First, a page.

Hand sani

Dustin Clements, left, and Telluride Distilling Company owner, Abbott Smith, have been busy at the Lawson Hill distillery not only bottling the company’s selection of spirits, but also making hand sanitizer and disinfectant, precious commodities during the COVID-19 pandemic. (Photo by Suzanne Cheavens/Telluride Daily Planet)

As precious as the ore that once drew prospectors to the Telluride valley, a team of local entrepreneurs has collaborated to create an equally valuable commodity these days — hand sanitizer.

In a matter of days, panic buying in the face of the COVID-19 pandemic and accompanying shelter in place orders, emptied stores of items such as toilet paper, disinfectant wipes and hand sanitizer. Though distribution chains are slowly catching up to the unprecedented demand for those coveted items, there is still a dearth of certain essentials that public health officials recommend be kept on hand. Hand sanitizer, especially is hard to come by. 

As have many distilleries all over the country, Telluride Distilling Company owner, Abbott Smith, knew he had one of the raw materials — alcohol — that is used in hand sanitizers. His Telluride Vodka is high proof and plentiful, and he had a quantity of gin rendered unusable in the distilling process that would also be a perfect addition to hand sanitizer.

But how to make it?

Stephen and Karyn Hemphill, co-owners of Sunshine Pharmacy in Telluride (where Karyn is the pharmacist) and Sunshine Store in Mountain Village, were also mulling the hand sanitizer shortage. Even they couldn’t get it, if only to keep employees and customers safe, much less to sell to the general public. They started researching recipes for in-store use.

The pharmacy, Stephen said, saw unprecedented business in the early part of the shelter in home orders, as people rushed to make sure they would have a sufficient supply of meds for the long, stay-at-home haul.

“We’ve been extra busy,” Stephen said. “It’s been kind of crazy. This time last year, we had about 250 calls a day. We had 600 calls a day last week.”

The Hemphills had access to a recipe released by the US Food & Drug Administration (FDA), as well as one approved by the World Health Organization (WHO). Karyn, unable to procure rubbing alcohol, using instead, Everclear grain alcohol, was compounding enough for use in the pharmacy, but the Hemphills realized they were too busy to generate the stuff in larger quantities. They reached out to their Mountain Village business neighbor, Smith, whose Telluride Distillery Tasting Room is across the way from Sunshine Store.

Smith’s wife, Joanne, is a chemist, and also brought her skills into the equation to perfect a WHO-approved mixture of alcohol, vegetable glycerin and hydrogen peroxide (donate by the pharmacy) to create a hand sanitizer that will be available today (Friday) free to the public at select locations. It truly took a village.

“They’ve done great work,” Smith said of the Hemphills.

Hemphill humbly deflects his and Karyn’s role in making hand sanitizer a reality.

“Abbott made it happen,” he said. “We’re excited for the community.”

At the distillery, Smith is happy to keep his employees there, Dustin Clements and Colin Baccus, busy.

The vegetable glycerine, Smith explained, is palm-fruit based and will provide a moisturizing effect to his concoction, which he said, “is huge,” given how often people use it to protect themselves against coronavirus infection. The virus-killing properties come from the hydrogen peroxide supplied by the Hemphills. And, instead of finding its way into a crisp vodka martini or an aromatic gin and tonic, Smith’s excess hooch bolsters the medicinal properties of the sanitizer. The gin is an especially nice touch, Smith said.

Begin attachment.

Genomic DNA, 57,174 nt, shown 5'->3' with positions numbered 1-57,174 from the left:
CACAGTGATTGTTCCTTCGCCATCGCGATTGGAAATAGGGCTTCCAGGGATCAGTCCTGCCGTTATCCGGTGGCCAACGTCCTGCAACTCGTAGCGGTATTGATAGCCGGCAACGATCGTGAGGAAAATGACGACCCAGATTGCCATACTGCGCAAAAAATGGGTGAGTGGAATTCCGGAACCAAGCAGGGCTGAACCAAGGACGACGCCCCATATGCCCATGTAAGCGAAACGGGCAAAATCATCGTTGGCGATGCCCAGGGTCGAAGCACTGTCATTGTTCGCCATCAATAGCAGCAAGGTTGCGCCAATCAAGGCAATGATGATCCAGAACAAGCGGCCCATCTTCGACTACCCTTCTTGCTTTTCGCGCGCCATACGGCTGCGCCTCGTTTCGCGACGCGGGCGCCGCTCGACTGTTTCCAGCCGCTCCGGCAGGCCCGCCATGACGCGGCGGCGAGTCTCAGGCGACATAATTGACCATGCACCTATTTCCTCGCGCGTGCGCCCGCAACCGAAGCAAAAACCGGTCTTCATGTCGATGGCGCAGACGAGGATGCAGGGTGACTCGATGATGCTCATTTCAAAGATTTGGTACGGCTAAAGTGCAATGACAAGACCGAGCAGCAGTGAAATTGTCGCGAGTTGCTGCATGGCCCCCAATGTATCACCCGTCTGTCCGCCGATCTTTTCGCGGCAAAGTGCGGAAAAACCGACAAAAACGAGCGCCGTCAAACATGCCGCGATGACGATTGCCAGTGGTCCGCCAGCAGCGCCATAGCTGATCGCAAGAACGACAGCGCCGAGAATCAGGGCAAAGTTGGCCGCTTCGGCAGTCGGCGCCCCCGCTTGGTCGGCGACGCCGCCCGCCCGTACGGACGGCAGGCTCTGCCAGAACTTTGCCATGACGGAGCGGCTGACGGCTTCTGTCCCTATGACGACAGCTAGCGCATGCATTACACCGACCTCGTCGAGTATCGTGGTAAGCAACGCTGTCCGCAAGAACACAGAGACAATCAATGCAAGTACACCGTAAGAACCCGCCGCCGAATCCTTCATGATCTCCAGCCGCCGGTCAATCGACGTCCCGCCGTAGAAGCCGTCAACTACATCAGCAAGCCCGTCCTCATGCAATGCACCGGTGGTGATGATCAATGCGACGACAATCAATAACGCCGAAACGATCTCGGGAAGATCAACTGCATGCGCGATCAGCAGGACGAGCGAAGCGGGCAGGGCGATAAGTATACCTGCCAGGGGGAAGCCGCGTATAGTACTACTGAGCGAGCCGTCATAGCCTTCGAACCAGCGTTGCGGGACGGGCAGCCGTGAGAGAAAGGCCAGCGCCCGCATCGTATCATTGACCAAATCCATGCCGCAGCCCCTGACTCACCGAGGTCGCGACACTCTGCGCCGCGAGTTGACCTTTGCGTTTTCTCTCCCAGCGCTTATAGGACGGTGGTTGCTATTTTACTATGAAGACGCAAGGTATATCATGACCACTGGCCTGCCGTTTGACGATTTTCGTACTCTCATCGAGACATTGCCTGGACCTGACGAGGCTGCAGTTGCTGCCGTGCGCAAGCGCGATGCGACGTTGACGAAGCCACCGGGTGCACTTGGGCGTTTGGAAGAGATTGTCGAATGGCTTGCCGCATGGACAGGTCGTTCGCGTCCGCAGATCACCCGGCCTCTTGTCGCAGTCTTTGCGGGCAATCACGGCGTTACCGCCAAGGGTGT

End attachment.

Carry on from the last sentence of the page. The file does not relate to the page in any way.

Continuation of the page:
“We’re adding unusable alcohol from the gin batch,” he said. “Some oils come over in the distilling process,” which normally, would be disposed of. The juniper and lavender essences will give the hand sanitizer a pleasing aroma, he said.

The sanitizer will come in 200 ml recyclable bottles, but will not have spray or pump tops. Those, he said, would not be available until June.

As of today, (Friday) Smith will distribute the product at his Mountain Village tasting room (through the breezeway off Heritage Plaza on the way to the Telluride Conference Center) and at the pharmacy, where Hemphill said it would be given it to customers picking up prescriptions. Also on Friday, Smith reopen the tasting room in Mountain Village for to-go orders of cocktails or bottles of his whisky, vodka, gin and other spirits. When he asked his tasting room employees if they wanted to reopen, he said he was met with enthusiasm.

“We’re taking a big hit like everyone else,” Smith said. “We’ll hand out sanitizer for free there, too, just tip your bartender.”

Customers can just knock on the door, place their order, and tasting room staff will bring it outside. Or call ahead at 970-728-2910 and staff will prepare your order. Tasting room hours will be from 2-6 p.m. Monday-Saturday. Only credit cards will be accepted and proof of age ID is required, as always. There is a one bottle per person limit on hand sanitizer, as quantities are limited.

In addition to hand sanitizer, the distillery has also supplied SMART and Mountain Village transit officials with a disinfectant spray for the buses, which run between Telluride and Mountain Village.

“They didn’t want to ruin their seats with a bleach solution and reached out to me,” Smith said. “I thought, ‘I can do that. I have the resources.”

“We’re still working out butt off to keep people safe and employed,” Smith said. “This is one thing we can give back to the community.”